• Know how much activity you can safely perform, and discuss any problems you have with your doctor
  • Although it is not usually the case, medication you are taking to treat heart failure (such as high blood pressure drugs) can contribute to sexual problems in some women.9 Your doctor may suggest changing doses, switching to a different drug, or ways to work around these side effects.
  • High blood pressure is a common cause of sexual problems. Vaginal dryness is the most frequent complaint (reported by 80% of women with heart failure).7 A personal lubricant can relieve this problem.
  • Women with heart disease are often more aware of heartbeat, breathing, and muscle tension, which can increase anxiety in sexual situations. Choose a time when you are rested, relaxed, and free from stress.
  • If you feel uncomfortable or tired during sexual activity, take a brief break to rest
  • Avoid having sex after a heavy meal; your body is already working hard to digest your food
  • Take it slowly; if you don't yet feel ready for sexual intercourse, you can bond with your partner through less stressful intimate activities.
  • Choose positions that are most comfortable for you. You may prefer a position that does not put pressure on your chest, allowing you to breathe more easily.
  • Ask for a referral to a sexual therapist if your doctor is not able to adequately address your concerns

For More Information:

Heart Failure Society of America Educational Booklets

American Heart Association: Heart Failure


  1. Hunt SA, Abraham WT, Chin MH, et al. 2009 Focused update incorporated into the ACC/AHA 2005 Guidelines for the Diagnosis and Management of Heart Failure in Adults A Report of the American College of Cardiology Foundation/American Heart Association Task Force on Practice Guidelines Developed in Collaboration With the International Society for Heart and Lung Transplantation. J Am Coll Cardiol. Apr 14 2009;53(15):e1-e90.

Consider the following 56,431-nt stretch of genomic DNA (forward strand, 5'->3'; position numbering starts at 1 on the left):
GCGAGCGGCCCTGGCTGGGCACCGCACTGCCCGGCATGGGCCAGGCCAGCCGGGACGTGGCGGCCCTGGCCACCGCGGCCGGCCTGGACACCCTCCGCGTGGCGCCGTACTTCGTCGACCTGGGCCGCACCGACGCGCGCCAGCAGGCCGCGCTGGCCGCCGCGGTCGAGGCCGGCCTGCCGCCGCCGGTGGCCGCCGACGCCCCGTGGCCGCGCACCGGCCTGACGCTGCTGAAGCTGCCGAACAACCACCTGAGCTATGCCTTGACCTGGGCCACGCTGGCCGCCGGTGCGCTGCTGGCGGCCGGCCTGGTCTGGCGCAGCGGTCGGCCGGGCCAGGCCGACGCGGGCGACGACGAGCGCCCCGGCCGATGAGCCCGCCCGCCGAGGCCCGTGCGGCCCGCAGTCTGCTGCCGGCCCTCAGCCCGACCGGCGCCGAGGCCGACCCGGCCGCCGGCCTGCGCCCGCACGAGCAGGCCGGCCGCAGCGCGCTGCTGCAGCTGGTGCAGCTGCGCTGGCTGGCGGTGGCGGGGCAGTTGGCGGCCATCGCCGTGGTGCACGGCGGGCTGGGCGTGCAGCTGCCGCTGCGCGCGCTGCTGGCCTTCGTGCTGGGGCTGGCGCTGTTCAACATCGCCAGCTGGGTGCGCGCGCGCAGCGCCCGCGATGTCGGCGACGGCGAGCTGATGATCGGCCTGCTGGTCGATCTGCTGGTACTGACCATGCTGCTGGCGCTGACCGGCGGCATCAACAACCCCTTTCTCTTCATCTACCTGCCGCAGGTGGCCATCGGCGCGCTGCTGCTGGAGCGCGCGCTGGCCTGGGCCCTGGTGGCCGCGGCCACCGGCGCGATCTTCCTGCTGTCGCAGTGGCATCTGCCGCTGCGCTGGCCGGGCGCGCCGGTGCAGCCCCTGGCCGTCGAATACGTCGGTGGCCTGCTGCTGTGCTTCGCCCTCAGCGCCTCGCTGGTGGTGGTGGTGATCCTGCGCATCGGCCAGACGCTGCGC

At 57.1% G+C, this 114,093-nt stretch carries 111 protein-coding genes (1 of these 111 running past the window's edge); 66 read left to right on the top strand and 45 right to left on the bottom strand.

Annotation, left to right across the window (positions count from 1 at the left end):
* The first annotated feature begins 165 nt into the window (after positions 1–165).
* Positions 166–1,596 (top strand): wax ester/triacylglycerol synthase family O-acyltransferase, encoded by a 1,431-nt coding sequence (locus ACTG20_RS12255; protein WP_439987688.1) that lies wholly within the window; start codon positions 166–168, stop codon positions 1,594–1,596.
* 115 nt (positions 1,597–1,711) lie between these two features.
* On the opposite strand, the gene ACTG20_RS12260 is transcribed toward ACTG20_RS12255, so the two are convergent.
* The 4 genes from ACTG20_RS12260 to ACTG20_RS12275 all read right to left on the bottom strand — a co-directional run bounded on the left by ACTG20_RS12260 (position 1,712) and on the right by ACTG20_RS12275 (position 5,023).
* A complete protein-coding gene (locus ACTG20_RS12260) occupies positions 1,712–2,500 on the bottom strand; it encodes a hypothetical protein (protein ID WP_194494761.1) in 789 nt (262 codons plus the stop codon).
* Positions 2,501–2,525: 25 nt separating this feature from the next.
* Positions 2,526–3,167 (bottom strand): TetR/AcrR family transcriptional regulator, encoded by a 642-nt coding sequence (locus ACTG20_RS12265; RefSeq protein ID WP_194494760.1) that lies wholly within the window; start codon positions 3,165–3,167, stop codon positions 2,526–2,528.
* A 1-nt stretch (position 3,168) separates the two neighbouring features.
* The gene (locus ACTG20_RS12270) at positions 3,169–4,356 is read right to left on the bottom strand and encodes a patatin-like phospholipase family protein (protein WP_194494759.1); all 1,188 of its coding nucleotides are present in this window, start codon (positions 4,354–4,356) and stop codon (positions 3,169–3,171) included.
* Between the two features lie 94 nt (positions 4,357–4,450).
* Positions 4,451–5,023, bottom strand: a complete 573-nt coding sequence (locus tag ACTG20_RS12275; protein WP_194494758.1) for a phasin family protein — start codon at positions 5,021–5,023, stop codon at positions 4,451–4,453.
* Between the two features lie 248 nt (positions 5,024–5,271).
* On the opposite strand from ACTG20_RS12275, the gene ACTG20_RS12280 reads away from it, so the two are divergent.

2. Allen LA, Yager JE, Funk MJ, et al. Discordance Between Patient-Predicted and Model-Predicted Life Expectancy Among Ambulatory Patients With Heart Failure. JAMA. June 4, 2008 2008;299(21):2533-2542.
  3. Scherer M, Himmel W, Stanske B, et al. Psychological distress in primary care patients with heart failure: a longitudinal study. Br J Gen Pract. Oct 2007;57(543):801-807.
  4. Gottlieb SS, Khatta M, Friedmann E, et al. The influence of age, gender, and race on the prevalence of depression in heart failure patients. J Am Coll Cardiol. May 5 2004;43(9):1542-1549.
  5. Hou N, Chui MA, Eckert GJ, Oldridge NB, Murray MD, Bennett SJ. Relationship of age and sex to health-related quality of life in patients with heart failure. Am J Crit Care. Mar 2004;13(2):153-161.
  6. Dekker RL, Peden AR, Lennie TA, Schooler MP, Moser DK. Living With Depressive Symptoms: Patients With Heart Failure. Am J Crit Care. Jul 2009;18(4):310-318.
  7. Schwarz ER, Kapur V, Bionat S, Rastogi S, Gupta R, Rosanio S. The prevalence and clinical relevance of sexual dysfunction in women and men with chronic heart failure. Int J Impot Res. Jan-Feb 2008;20(1):85-91.
  8. Gunzler C, Kriston L, Harms A, Berner MM. Association of sexual functioning and quality of partnership in patients in cardiovascular rehabilitation--a gender perspective. J Sex Med. Jan 2009;6(1):164-174.
  9. Grimm RH, Jr, Grandits GA, Prineas RJ, et al. Long-term Effects on Sexual Function of Five Antihypertensive Drugs and Nutritional Hygienic Treatment in Hypertensive Men and Women: Treatment of Mild Hypertension Study (TOMHS). Hypertension. January 1, 1997 1997;29(1):8-14.